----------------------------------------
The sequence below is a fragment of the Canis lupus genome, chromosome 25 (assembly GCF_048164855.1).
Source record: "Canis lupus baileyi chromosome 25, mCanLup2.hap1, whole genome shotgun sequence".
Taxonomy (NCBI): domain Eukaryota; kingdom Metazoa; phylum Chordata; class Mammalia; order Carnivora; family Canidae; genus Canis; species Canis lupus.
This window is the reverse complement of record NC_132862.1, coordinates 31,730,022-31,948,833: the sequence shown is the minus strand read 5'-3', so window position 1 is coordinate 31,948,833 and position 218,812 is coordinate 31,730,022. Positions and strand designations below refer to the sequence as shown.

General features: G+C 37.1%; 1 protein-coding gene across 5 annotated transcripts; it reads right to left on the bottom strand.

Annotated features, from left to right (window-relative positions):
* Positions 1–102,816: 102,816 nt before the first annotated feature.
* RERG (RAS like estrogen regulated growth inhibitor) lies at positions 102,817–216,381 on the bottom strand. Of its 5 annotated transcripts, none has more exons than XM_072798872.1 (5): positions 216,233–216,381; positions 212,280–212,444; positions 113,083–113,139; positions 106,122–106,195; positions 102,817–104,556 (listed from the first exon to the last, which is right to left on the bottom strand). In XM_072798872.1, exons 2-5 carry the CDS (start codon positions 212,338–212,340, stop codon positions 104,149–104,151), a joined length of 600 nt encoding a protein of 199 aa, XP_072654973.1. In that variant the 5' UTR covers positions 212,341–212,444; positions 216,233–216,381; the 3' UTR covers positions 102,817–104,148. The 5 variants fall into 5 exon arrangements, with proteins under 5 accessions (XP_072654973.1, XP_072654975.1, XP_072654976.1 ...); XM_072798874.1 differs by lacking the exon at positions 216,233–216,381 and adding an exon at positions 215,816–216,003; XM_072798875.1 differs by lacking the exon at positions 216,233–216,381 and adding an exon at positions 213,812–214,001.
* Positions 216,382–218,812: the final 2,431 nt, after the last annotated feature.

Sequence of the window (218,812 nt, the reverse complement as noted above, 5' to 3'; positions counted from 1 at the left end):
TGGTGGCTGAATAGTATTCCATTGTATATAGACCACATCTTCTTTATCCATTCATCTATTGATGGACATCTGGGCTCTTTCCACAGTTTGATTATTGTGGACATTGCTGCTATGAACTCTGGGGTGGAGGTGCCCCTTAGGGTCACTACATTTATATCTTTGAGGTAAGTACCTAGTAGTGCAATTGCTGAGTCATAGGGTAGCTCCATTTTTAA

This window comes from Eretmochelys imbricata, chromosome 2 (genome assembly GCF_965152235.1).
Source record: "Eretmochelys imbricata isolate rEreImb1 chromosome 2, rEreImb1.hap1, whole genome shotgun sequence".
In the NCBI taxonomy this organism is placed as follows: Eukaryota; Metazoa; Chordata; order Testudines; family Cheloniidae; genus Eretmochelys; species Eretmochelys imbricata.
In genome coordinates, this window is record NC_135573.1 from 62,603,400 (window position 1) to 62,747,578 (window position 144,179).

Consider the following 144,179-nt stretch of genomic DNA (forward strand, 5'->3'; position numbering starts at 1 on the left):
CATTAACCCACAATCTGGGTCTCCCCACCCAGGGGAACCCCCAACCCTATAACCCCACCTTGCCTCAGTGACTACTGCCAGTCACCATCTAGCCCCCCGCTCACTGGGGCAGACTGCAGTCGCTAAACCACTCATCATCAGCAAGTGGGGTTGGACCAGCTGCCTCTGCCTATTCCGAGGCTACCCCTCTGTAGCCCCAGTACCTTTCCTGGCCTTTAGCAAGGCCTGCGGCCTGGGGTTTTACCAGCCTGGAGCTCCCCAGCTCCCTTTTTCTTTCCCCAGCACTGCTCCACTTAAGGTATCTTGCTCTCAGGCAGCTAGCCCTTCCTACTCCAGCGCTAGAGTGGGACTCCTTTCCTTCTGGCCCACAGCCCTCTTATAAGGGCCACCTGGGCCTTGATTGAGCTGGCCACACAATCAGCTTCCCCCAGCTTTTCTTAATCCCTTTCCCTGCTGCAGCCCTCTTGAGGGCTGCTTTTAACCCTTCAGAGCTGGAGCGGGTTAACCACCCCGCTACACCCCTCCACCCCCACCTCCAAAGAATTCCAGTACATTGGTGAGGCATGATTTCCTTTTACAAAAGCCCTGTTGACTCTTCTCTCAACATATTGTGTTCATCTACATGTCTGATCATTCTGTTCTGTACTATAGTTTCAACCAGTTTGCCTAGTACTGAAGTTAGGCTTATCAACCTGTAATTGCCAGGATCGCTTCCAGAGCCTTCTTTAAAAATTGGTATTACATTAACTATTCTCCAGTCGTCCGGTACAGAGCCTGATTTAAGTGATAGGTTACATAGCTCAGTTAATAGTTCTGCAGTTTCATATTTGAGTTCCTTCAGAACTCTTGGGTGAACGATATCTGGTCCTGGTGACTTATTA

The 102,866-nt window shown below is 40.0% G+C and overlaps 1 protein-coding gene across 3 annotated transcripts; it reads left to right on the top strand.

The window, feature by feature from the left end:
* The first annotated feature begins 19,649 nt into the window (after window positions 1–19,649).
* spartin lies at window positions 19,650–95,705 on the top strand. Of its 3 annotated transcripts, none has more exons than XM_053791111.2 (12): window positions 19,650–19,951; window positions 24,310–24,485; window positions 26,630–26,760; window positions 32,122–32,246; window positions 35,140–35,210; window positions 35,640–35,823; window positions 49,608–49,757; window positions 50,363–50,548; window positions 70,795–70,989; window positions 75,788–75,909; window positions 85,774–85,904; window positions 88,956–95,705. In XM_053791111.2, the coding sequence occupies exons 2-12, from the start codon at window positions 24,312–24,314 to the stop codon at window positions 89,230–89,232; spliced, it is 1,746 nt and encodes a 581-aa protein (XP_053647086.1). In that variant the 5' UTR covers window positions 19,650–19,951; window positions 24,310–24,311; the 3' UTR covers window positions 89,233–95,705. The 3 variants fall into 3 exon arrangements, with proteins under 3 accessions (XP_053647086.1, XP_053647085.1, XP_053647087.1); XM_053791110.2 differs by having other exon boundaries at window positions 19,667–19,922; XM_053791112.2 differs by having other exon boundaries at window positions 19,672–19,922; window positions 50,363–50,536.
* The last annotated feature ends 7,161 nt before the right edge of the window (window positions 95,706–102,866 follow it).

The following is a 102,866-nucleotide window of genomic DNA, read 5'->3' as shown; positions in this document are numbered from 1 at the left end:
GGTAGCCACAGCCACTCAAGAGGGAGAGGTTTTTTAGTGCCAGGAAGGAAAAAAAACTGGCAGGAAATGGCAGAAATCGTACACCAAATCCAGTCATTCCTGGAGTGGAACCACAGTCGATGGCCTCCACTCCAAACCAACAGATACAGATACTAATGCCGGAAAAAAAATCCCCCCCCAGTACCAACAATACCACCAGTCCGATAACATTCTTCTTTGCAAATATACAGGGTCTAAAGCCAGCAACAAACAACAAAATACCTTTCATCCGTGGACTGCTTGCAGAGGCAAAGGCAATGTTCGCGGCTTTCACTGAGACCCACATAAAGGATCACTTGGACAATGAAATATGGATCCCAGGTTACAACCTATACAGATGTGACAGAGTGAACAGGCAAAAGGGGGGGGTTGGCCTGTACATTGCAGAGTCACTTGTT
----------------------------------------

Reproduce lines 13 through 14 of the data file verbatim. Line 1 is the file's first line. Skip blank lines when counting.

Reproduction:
Source record: "Eretmochelys imbricata isolate rEreImb1 chromosome 2, rEreImb1.hap1, whole genome shotgun sequence".
In the NCBI taxonomy this organism is placed as follows: Eukaryota; Metazoa; Chordata; order Testudines; family Cheloniidae; genus Eretmochelys; species Eretmochelys imbricata.